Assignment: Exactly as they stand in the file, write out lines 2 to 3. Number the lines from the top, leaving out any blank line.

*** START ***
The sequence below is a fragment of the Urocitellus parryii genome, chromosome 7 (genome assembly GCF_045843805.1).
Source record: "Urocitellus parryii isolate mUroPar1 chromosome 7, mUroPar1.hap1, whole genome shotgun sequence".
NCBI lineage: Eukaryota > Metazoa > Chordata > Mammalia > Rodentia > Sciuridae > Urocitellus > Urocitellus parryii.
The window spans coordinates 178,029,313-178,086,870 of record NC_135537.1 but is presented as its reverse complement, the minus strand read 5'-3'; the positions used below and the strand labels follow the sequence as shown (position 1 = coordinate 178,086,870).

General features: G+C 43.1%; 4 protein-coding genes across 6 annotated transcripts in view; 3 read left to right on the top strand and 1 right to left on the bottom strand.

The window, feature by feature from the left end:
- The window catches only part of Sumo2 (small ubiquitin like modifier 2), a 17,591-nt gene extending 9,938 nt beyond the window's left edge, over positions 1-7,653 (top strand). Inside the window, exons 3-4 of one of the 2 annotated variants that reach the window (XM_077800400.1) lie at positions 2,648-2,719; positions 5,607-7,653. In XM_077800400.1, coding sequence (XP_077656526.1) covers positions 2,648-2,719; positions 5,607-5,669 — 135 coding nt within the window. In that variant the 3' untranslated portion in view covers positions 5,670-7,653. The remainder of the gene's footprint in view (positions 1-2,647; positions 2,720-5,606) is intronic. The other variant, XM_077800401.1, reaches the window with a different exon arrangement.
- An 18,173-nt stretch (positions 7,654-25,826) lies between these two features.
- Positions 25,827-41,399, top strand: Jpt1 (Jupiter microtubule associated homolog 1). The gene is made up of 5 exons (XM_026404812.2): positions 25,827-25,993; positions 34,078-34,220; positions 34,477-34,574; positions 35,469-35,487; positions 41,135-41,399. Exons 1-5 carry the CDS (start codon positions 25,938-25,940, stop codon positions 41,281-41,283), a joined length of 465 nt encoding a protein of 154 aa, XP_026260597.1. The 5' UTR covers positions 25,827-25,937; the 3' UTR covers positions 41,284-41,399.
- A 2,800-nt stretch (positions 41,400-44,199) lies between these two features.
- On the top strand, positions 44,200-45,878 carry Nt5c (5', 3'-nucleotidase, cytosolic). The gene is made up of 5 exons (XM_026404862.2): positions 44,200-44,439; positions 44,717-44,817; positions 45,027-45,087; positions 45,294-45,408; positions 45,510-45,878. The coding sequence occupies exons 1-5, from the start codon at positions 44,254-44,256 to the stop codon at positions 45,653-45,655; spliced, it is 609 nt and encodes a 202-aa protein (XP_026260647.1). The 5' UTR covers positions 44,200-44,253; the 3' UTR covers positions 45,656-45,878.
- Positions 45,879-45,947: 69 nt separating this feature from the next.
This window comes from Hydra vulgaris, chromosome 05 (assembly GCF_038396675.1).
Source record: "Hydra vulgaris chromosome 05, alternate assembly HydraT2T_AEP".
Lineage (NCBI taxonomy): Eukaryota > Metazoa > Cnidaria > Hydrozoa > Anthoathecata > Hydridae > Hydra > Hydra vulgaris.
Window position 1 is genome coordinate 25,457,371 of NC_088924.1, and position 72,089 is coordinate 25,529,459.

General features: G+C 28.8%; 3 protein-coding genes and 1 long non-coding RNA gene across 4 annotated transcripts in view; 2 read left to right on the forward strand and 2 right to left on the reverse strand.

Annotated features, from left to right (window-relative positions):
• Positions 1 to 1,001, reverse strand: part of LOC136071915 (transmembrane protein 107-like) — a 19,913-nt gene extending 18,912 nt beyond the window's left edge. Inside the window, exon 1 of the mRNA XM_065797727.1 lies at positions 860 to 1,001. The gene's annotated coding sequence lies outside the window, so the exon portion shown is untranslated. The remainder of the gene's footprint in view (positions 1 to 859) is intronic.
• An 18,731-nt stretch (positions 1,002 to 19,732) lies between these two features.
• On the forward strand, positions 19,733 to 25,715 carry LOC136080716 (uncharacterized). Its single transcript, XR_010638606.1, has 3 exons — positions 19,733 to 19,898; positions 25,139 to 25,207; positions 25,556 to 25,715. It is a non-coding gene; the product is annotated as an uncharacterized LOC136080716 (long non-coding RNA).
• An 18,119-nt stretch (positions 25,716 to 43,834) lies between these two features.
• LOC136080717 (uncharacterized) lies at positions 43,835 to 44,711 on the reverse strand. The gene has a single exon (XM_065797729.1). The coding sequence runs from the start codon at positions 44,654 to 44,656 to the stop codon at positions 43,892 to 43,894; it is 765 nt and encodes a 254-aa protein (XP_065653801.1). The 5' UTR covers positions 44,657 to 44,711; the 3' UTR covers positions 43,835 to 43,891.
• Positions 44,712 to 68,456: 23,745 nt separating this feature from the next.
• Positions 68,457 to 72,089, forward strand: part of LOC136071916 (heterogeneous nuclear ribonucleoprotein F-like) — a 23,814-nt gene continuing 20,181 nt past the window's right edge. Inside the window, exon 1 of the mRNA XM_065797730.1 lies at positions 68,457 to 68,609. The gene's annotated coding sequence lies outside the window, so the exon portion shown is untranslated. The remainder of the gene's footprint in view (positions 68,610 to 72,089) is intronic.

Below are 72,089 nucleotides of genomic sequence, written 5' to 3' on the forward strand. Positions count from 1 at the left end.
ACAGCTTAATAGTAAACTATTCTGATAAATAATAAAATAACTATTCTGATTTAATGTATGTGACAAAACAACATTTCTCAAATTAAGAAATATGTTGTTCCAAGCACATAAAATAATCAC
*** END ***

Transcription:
Source record: "Urocitellus parryii isolate mUroPar1 chromosome 7, mUroPar1.hap1, whole genome shotgun sequence".
NCBI lineage: Eukaryota > Metazoa > Chordata > Mammalia > Rodentia > Sciuridae > Urocitellus > Urocitellus parryii.